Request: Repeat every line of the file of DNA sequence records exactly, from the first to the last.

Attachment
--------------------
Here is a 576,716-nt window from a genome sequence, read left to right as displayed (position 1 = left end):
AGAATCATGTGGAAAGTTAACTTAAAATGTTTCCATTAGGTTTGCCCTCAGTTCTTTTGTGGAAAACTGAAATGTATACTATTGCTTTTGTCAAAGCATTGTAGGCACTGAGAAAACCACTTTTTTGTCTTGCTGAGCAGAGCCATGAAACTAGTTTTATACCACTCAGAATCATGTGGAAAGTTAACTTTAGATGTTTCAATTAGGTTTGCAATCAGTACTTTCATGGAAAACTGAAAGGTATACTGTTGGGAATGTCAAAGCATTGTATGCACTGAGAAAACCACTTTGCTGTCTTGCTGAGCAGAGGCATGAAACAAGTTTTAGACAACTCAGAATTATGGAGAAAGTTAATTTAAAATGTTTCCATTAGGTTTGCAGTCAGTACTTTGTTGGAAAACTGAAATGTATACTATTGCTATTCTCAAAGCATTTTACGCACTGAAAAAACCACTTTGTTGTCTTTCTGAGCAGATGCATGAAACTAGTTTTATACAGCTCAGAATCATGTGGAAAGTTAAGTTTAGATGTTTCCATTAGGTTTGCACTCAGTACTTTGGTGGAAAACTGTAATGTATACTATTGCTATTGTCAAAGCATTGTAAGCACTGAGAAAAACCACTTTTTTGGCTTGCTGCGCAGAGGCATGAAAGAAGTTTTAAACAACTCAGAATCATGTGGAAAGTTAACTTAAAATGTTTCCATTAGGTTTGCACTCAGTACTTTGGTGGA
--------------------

Here is a 576,716-nt window from a genome sequence, read left to right as displayed (position 1 = left end):
AGAATCATGTGGAAAGTTAACTTAAAATGTTTCCATTAGGTTTGCCCTCAGTTCTTTTGTGGAAAACTGAAATGTATACTATTGCTTTTGTCAAAGCATTGTAGGCACTGAGAAAACCACTTTTTTGTCTTGCTGAGCAGAGCCATGAAACTAGTTTTATACCACTCAGAATCATGTGGAAAGTTAACTTTAGATGTTTCAATTAGGTTTGCAATCAGTACTTTCATGGAAAACTGAAAGGTATACTGTTGGGAATGTCAAAGCATTGTATGCACTGAGAAAACCACTTTGCTGTCTTGCTGAGCAGAGGCATGAAACAAGTTTTAGACAACTCAGAATTATGGAGAAAGTTAATTTAAAATGTTTCCATTAGGTTTGCAGTCAGTACTTTGTTGGAAAACTGAAATGTATACTATTGCTATTCTCAAAGCATTTTACGCACTGAAAAAACCACTTTGTTGTCTTTCTGAGCAGATGCATGAAACTAGTTTTATACAGCTCAGAATCATGTGGAAAGTTAAGTTTAGATGTTTCCATTAGGTTTGCACTCAGTACTTTGGTGGAAAACTGTAATGTATACTATTGCTATTGTCAAAGCATTGTAAGCACTGAGAAAAACCACTTTTTTGGCTTGCTGCGCAGAGGCATGAAAGAAGTTTTAAACAACTCAGAATCATGTGGAAAGTTAACTTAAAATGTTTCCATTAGGTTTGCACTCAGTACTTTGGTGGA